Tim Johnson’s family in 1991, outside the Crystal Cathedral in Garden Grove, Calif., made famous by its Hour of Power television broadcast. The stop was part of a five-week transcontinental family road trip. Photo courtesy of Ellwood Johnson
I’ve always had an excellent relationship with my father. Yet, as much as I considered him a friend as well as a parent, our connection was always, to some extent, mediated by my mom. Our travel together would now be different. We had to find a new groove. Early on, we spent a quiet but enjoyable week on the island of Nevis, sitting on our hotel’s balcony, looking out over the mountains of St. Kitts, soaking up the sun and chatting for hours. Then we went to Cuba, a destination my mom never showed any inclination to visit.
On the ride into Havana from the airport, we stumbled into a conversation with a fellow Canadian named Bobby who lives there. He offered to organize a tour for us in a cherry-red 1957 Chevy, and we gratefully accepted. Together with Bobby’s Cuban friend, Guillermo, we drove along the famous Malecón, following its languorous curves as young Habaneros gathered in groups on the seawall, and later visited various monuments and museums around the great, crumbling capital.
At every turn, my father pointed out classic cars from the 1940s, ’50s and ’60s, showing a remarkable ability to identify make and model and to attach a story about them from his upbringing. “Uncle Harry had one just like that, except it had running boards,” he’d say. Or, “See that old ’51 Pontiac? We got one of those used — it always acted up in the winter, but it got us all the way to Caronport when we dropped Auntie Joyce at school.” I learned a lot about cars — but more about my dad.
Now we were making our way up the coast of northern California, my dad usually at the wheel, just like old times. We detoured from the interstate to visit Redwood National Park, walking through the famous tree so massive you could fit a car into a hole in its wide base. We ate a hearty meal at a former lumberjack camp, my dad relating stories from his summers when, on break from university, he worked construction in the north for Manitoba Hydro. We stopped to marvel at the rugged beauty of the Pacific coastline. “Drink it all in,” he would say with a smile — the same thing he’s always said since I was a kid.
We drove through the mountains of Oregon, taking a couple of days to tour quirky and fascinating Portland, where Dad partook in what was likely his first ever vegan meal, including courses of edible flowers. (To our mutual surprise, he liked it.) We took a detour inland to visit a cousin in Spokane, Wash., driving just a wee bit to the east over the state line to the lovely resort town of Coeur D’Alene, Idaho, so I could check off my 50th state visited.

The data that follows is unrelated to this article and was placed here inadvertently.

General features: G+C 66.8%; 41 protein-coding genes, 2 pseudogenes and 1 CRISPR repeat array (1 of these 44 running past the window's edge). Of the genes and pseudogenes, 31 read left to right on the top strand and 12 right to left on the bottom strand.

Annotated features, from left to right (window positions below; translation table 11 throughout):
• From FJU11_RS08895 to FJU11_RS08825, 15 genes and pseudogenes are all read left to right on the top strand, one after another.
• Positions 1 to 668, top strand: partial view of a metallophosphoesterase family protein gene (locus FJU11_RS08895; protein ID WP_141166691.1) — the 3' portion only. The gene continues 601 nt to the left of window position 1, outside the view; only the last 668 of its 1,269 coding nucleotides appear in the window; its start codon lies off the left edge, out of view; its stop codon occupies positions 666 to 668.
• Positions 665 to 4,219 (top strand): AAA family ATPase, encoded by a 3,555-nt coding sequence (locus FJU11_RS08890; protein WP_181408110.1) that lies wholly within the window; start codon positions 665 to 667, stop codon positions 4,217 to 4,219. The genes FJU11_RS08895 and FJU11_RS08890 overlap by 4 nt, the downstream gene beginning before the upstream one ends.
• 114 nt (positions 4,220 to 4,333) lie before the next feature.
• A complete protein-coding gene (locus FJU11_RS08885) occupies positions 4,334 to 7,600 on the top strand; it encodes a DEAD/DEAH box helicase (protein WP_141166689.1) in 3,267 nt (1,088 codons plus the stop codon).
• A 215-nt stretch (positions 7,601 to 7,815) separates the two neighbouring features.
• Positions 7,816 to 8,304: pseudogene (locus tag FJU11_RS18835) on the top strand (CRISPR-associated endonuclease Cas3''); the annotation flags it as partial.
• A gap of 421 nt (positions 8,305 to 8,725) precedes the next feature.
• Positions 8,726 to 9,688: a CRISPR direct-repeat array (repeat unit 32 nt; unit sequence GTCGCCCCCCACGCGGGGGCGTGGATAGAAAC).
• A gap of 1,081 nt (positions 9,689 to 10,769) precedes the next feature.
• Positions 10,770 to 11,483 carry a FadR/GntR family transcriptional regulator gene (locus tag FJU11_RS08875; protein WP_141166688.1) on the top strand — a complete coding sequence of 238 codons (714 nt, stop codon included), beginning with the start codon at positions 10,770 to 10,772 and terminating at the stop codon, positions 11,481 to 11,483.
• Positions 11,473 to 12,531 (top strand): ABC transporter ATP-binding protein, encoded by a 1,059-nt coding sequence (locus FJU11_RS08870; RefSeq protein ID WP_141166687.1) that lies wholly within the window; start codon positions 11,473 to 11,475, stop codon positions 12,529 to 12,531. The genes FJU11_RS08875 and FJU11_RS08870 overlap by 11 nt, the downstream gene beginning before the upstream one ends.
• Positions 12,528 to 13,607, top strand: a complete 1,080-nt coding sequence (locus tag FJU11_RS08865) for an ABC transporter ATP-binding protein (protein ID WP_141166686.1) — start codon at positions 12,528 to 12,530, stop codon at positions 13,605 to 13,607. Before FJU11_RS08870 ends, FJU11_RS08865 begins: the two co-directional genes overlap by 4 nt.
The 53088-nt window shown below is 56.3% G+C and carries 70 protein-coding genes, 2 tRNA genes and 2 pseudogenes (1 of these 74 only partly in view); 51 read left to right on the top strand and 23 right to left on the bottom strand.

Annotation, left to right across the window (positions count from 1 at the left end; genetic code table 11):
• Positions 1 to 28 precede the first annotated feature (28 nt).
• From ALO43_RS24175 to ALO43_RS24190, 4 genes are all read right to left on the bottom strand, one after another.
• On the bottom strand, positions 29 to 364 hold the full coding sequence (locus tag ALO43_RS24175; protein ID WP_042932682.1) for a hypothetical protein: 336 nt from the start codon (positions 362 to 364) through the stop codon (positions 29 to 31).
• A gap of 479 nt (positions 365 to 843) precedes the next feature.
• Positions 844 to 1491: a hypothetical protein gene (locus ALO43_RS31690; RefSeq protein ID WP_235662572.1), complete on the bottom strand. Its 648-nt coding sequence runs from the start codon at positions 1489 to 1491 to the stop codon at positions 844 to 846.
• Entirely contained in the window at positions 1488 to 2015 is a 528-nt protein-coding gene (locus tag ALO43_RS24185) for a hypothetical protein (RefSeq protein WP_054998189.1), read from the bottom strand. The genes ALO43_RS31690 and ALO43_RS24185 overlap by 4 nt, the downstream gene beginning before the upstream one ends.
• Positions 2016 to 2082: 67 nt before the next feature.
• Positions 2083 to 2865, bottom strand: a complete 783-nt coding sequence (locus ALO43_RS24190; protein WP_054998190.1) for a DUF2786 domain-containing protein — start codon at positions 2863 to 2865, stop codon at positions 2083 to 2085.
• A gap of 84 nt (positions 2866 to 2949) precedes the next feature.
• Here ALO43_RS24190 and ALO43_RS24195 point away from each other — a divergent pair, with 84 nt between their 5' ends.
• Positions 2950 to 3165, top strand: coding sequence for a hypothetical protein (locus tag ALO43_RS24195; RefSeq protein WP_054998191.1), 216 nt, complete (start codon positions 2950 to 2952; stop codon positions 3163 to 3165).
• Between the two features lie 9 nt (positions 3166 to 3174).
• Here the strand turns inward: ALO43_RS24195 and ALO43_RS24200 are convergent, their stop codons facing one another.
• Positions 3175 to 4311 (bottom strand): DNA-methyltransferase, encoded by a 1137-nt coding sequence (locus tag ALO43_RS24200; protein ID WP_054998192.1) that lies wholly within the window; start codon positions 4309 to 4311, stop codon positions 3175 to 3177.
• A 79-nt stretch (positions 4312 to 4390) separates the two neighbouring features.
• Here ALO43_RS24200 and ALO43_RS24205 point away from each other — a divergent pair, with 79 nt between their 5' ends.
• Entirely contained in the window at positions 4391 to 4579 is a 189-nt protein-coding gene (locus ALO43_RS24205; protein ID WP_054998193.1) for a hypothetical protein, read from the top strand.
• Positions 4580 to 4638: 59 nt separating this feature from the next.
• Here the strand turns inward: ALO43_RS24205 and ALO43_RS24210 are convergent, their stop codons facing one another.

As we racked up the miles on the Altima, we relived many of our family’s best times. Laughs came easily. And my mother rode with us, too. Small things — the price of gas (my mom was a coupon clipper and notoriously unhappy to pay even a cent too much) or a roadside restaurant (my mother loved a select few chain eateries, ordering the same thing every time) — would spark a story and a new round of warm laughter.
There were also sombre moments. Dad shared with me what it was like to live alone in our family home, now filled mostly with memories. He said the house seems strange when it’s so quiet, but at the same time, keeps him close to all those years with my mom, when the halls were alive with family energy. I told him about all the times when I would be travelling in some far-flung place and a memory of Mom and all of us together would hit me. I had a hard time holding back my emotions. Together, mile after mile, we healed.
We unwound in the evenings, stretching out in our motel rooms — some of them of the same drive-up-to-the-door vintage I recalled from my youth. We’d chat about the highlights of the day and share a story or two about family memories in West Yellowstone, or Moab, or Barstow. The conversation would continue after we shut off the lights, and then I would listen to my dad’s steady semi-snore, the same sound I heard every night on the road all those years ago.
These trips have drawn us closer together. Travel, I will always contend, is transformative. Yes, our conversations — the memories we shared — were cathartic. But it was more than that. By experiencing new things together, we created new memories, new joy. And that, in turn, contributed to a new bond that will keep us close as we journey together into this new, uncertain future.
We finished our road trip in Seattle. The Mariners were in town that last night, and we decided to go — baseball games being one of our favourite activities. We had excellent seats behind home plate. We cheered for the home side, and they won. It was a fabulous finish to our trip. But it was just the beginning, too. As we made our way back to the hotel, we vowed to hit the road again. Soon.
Tim Johnson is a travel writer based in Toronto.